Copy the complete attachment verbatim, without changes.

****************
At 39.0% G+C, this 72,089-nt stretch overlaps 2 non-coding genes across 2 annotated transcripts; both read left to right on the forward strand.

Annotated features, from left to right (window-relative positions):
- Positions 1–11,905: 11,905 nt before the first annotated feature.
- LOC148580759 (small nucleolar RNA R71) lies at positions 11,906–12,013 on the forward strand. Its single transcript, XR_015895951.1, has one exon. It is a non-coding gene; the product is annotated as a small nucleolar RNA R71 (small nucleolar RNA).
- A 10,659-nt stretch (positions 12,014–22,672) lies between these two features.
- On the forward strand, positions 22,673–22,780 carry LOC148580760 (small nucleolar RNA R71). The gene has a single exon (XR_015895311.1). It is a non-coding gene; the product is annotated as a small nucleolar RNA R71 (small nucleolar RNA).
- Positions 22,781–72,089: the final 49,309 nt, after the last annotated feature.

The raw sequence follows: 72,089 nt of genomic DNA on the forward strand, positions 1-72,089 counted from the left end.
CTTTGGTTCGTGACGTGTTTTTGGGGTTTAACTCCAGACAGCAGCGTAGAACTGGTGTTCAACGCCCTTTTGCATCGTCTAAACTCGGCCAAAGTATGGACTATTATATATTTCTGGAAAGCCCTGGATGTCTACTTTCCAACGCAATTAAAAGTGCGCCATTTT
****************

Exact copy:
At 39.0% G+C, this 72,089-nt stretch overlaps 2 non-coding genes across 2 annotated transcripts; both read left to right on the forward strand.

Annotated features, from left to right (window-relative positions):
- Positions 1–11,905: 11,905 nt before the first annotated feature.
- LOC148580759 (small nucleolar RNA R71) lies at positions 11,906–12,013 on the forward strand. Its single transcript, XR_015895951.1, has one exon. It is a non-coding gene; the product is annotated as a small nucleolar RNA R71 (small nucleolar RNA).
- A 10,659-nt stretch (positions 12,014–22,672) lies between these two features.
- On the forward strand, positions 22,673–22,780 carry LOC148580760 (small nucleolar RNA R71). The gene has a single exon (XR_015895311.1). It is a non-coding gene; the product is annotated as a small nucleolar RNA R71 (small nucleolar RNA).
- Positions 22,781–72,089: the final 49,309 nt, after the last annotated feature.

The raw sequence follows: 72,089 nt of genomic DNA on the forward strand, positions 1-72,089 counted from the left end.
CTTTGGTTCGTGACGTGTTTTTGGGGTTTAACTCCAGACAGCAGCGTAGAACTGGTGTTCAACGCCCTTTTGCATCGTCTAAACTCGGCCAAAGTATGGACTATTATATATTTCTGGAAAGCCCTGGATGTCTACTTTCCAACGCAATTAAAAGTGCGCCATTTT